You need to be a creative thinker, innovative and flexible, says Jabulani Dlamuka, uShaka CFO
In the two years since he has been at the helm of the finance department, uShaka Marine World chief financial officer Jabulani Dlamuka has increased revenue by 20% and cut costs by 5% overall. He has implemented various new strategies and systems, and changed governance structures to make the department more efficient. To do all of this and keep the tourism entity successful, he’s had to be on his toes. “You cannot be relaxed. You need to be a creative thinker, innovative and flexible. At the same time, you need to understand the market you’re operating in. The industry is quite flexible, so if you’re not increasing your pace you’ll get left behind.”
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You've been in this post for close on two years. What was the state of the department when you joined, and how does this compare to now?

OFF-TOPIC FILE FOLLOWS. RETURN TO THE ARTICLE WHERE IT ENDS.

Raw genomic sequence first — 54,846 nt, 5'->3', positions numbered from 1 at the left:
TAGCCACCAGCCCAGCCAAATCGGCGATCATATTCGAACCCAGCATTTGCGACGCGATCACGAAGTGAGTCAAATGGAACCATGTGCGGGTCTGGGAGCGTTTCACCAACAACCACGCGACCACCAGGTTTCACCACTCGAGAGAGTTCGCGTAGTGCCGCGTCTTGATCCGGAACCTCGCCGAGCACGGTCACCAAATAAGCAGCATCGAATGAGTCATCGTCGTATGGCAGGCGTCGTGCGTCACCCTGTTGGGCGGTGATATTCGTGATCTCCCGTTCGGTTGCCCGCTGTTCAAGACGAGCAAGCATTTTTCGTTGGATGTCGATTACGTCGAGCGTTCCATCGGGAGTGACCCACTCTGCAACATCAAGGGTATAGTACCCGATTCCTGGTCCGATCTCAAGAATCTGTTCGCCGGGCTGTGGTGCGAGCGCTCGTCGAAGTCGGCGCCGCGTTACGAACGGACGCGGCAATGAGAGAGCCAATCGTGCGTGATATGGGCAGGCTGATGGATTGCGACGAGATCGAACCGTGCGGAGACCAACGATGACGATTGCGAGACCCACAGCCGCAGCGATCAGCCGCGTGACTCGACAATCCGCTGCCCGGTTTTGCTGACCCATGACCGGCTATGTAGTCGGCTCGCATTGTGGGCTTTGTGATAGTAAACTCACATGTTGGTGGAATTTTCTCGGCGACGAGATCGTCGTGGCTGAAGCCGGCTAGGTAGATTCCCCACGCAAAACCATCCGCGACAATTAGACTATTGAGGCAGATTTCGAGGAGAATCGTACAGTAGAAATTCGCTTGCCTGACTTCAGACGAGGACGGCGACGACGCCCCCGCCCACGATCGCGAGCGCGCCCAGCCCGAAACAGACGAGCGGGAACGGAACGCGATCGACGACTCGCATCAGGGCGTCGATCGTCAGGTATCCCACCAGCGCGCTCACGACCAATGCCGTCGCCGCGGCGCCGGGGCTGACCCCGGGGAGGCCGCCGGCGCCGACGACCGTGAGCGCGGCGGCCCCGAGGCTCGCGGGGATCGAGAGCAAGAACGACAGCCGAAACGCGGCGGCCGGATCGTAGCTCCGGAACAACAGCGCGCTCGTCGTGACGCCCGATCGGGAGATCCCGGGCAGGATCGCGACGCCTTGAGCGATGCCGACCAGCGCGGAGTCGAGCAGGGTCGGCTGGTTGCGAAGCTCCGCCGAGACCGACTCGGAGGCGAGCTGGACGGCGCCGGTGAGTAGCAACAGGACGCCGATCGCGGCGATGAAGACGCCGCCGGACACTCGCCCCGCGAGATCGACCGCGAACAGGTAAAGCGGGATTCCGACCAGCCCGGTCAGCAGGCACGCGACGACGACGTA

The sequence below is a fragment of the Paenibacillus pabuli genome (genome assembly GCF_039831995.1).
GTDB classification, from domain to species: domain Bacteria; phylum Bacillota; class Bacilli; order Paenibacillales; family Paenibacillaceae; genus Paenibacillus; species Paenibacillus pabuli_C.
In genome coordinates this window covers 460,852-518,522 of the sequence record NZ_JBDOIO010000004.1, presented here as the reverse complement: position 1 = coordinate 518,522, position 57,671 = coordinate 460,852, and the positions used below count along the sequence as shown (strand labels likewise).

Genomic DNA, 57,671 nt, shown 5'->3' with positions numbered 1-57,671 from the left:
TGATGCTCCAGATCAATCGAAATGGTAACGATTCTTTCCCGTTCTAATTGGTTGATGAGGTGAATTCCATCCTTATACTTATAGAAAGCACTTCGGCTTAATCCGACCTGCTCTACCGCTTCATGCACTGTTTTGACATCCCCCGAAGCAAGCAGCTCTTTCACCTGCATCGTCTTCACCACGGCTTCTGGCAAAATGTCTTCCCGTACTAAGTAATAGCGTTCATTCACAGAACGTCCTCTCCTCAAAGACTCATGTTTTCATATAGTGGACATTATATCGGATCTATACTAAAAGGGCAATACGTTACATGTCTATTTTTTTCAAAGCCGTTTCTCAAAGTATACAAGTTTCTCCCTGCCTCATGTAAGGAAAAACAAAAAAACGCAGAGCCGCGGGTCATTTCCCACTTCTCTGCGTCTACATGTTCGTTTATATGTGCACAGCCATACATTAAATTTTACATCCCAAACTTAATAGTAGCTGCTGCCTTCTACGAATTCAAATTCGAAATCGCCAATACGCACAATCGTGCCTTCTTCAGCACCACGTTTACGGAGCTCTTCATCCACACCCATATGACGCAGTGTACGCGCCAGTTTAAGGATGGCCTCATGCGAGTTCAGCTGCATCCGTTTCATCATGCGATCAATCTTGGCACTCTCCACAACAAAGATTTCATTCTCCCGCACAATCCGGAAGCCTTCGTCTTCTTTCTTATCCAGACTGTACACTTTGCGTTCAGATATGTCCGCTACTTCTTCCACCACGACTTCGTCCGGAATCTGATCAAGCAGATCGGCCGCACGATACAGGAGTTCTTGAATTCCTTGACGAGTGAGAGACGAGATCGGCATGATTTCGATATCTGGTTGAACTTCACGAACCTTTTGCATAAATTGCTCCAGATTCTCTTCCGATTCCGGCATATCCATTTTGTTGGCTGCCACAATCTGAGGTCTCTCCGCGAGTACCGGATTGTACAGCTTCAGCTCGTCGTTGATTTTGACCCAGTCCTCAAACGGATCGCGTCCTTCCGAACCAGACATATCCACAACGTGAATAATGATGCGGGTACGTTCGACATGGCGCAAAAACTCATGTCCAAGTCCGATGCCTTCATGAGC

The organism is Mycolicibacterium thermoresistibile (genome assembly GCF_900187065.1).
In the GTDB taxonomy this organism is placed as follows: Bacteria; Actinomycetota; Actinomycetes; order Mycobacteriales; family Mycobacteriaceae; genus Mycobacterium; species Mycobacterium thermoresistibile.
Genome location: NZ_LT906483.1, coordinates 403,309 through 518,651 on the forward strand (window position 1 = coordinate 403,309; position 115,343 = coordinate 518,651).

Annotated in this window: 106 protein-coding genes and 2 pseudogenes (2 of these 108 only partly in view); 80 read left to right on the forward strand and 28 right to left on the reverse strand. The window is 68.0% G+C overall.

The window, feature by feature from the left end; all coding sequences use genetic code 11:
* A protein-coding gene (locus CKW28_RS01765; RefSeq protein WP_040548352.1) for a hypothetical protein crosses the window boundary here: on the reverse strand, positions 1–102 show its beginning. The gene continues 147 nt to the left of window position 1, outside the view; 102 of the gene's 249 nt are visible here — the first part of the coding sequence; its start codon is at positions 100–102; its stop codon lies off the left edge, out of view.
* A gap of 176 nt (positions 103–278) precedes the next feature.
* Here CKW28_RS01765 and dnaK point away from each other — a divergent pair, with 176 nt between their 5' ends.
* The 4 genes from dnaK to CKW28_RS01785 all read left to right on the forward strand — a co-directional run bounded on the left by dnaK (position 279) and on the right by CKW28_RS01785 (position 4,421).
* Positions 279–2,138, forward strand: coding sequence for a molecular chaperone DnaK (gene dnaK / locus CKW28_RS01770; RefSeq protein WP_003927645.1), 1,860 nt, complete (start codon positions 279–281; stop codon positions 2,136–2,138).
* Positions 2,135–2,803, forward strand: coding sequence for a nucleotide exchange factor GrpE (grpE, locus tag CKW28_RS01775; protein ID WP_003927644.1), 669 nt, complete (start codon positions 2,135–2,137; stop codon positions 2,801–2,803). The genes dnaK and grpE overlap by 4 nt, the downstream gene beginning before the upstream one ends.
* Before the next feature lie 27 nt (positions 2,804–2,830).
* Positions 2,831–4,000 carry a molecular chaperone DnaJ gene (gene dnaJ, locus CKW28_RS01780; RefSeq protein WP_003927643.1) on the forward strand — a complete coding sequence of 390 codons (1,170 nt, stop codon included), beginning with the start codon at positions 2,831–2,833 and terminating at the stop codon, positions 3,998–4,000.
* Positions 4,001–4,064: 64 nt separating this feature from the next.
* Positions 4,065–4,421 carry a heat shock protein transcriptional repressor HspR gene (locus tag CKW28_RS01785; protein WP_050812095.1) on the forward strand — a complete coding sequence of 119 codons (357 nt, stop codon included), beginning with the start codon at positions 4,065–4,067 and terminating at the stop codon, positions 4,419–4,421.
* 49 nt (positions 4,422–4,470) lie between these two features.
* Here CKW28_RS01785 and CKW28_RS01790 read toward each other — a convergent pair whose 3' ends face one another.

"We've been very successful. Our revenue has increased by about 20% and our liquidity by around 6%. We've also saved costs by 5% overall."
"We devised a new strategy based on our cost recovery model, and have also invest a lot in our IT to ensure there was efficiency throughout. We put in place an online booking mechanism, which has increased our footfall significantly. Because our business is seasonal, we came up with what we called the 'off-peak strategy', to stimulate the off-peak revenue. And it works. We introduced different events and attractions, and different pricing, as well as a discount mechanism and loyalty programme, along with some anchor events."
What are some of the key accomplishments you've made while in this position? Is there more you still want to achieve?